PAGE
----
Breast and cervical cancer screening
Breast and cervical cancer are the most common cancers among South African women, with cervical cancer affecting one out of 41 women. These alarming statistics can be reduced, and even prevented through adherence to recommended cervical screening pathways in line with identified risk factors to help detect abnormal cells before they develop into cancer.
The risk of developing breast and cervical cancer increases with age, with most cases occurring in women older than 50. Certain risk factors have been identified that can still result in the early onset of these cancers. For breast cancer, these may include a genetic predisposition and a strong family history, while HIV infection is implicated in cervical cancer.
It is therefore vital to understand your individual risk for all cancers, so you can follow an appropriate screening plan. “Early detection of breast and cervical cancer is associated with successful treatment outcomes and increased survival rates of up to 95%,” said Dr Noluthando Nematswerani, Head of the Centre for Clinical Excellence at Discovery Health.
The Screening and Prevention Benefit offered to medical schemes, administered by Discovery Health, provides cover for mammograms and Pap smears, among other tests. In the interest of early detection of breast and cervical cancer, this benefit pays for one mammogram every two years and one Pap smear every three years for people with a low- to average-risk of developing these cancers. “Those who are considered high-risk for developing breast or cervical cancer have cover for a yearly mammogram and Pap smear through this benefit,” added Dr Nematswerani.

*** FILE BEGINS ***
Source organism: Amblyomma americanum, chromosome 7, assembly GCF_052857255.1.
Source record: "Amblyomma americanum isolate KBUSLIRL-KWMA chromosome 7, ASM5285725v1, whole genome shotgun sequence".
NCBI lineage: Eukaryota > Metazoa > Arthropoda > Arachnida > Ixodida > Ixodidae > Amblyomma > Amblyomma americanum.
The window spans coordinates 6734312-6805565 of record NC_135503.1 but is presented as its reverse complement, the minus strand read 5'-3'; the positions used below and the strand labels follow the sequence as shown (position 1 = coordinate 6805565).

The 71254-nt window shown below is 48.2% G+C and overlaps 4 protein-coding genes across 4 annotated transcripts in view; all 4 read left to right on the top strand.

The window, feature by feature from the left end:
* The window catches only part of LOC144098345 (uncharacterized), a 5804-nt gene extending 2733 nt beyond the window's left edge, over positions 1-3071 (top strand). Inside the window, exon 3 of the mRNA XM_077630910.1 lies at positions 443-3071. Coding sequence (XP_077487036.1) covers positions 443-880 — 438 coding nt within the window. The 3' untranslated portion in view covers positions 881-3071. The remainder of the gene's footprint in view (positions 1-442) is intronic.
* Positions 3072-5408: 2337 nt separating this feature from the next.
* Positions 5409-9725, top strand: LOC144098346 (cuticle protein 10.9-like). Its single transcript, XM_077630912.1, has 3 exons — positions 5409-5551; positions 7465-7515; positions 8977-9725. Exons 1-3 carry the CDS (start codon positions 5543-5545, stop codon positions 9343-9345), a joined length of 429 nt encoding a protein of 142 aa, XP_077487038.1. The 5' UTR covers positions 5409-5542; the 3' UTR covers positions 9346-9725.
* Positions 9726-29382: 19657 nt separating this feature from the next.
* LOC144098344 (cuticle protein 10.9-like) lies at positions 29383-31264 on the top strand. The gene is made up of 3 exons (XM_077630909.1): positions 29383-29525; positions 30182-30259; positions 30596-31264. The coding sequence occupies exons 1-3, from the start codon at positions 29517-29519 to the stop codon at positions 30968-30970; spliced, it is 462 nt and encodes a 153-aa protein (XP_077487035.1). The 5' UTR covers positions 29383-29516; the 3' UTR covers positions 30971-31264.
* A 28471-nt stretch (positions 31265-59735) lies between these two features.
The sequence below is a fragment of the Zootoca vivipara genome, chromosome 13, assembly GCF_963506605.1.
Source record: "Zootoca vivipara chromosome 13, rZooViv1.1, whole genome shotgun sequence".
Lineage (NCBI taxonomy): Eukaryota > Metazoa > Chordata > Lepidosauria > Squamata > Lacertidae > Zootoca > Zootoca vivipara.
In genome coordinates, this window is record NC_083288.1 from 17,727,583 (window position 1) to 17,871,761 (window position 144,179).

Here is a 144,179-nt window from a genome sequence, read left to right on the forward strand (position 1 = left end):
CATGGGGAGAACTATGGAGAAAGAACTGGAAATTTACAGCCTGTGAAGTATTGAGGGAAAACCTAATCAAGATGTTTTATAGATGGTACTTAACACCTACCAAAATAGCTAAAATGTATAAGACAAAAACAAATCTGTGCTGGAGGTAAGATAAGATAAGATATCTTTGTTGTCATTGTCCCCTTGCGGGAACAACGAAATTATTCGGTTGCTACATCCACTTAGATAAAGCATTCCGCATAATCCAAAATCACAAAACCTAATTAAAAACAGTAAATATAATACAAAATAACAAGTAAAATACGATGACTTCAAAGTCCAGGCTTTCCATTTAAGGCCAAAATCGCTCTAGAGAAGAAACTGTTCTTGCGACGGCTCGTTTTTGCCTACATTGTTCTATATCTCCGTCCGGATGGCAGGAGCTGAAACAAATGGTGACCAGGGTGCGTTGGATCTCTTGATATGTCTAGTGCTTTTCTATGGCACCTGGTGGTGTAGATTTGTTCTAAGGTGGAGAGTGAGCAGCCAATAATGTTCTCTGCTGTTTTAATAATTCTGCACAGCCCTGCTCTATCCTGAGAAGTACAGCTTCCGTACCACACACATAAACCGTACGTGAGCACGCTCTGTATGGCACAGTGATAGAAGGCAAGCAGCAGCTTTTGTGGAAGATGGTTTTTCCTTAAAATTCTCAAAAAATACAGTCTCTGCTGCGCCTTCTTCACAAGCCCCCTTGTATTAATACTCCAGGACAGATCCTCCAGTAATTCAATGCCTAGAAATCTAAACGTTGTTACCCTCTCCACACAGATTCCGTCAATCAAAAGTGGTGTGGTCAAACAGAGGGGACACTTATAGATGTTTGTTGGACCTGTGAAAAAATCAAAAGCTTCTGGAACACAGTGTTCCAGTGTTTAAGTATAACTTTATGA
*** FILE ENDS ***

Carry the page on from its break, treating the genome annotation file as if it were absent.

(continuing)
Are you a high-risk patient?
Dr Nematswerani explained that a high-risk patient for developing cervical cancer will be anyone with an abnormal Pap smear test result or a person who is infected with HIV.
In the case of breast cancer screening, she said it is anyone with a personal or strong family history of breast cancer. A strong family history would include breast cancer occurring in direct relatives like a mother and/or sister. It is also anyone with a genetic predisposition to breast cancer who tested positive for BRCA gene mutation. Dr Nematswerani stated that specific ethnicities, for example, Jewish people from Eastern or Central European descent and women of Dutch descent, have also been known to have a greater genetic predisposition to develop breast cancer.
Globally, one in every eight women will get breast cancer. It is therefore important to know what to look out for. Dr Nematswerani urged that consultation with a medical professional is critical, if symptoms and signs, such as pain, irritation, itchiness, a lump, thickening or swollen skin, a change in breast size or how the breast feels, are present.
In the case of cervical cancer, she explained that abnormal vaginal bleeding is the most common symptom. A Pap smear helps identify the presence of any abnormal cells in the cervix (mouth of the womb) which is treatable when detected early.
She said, “The importance of regular screening cannot be emphasised enough. Through regular screening, and a greater awareness of risk factors for developing these cancers, early professional assessment can help save a life.”
The Screening and Prevention Benefit in short
It pays for one mammogram every two years and one Pap smear every three years for women at average-risk of developing cancer. Those at high-risk of breast or cervical cancer have cover for the relevant screenings each year. Those who are at high-risk of developing cancer also have access to genetic testing (BRCA) and MRI scans, where clinically necessary.
On diagnosis of cancer, all medical scheme members have access to oncology benefits. Oncology benefits for members of Discovery Health Medical Scheme are comprehensive and cover consultations and appropriate treatment.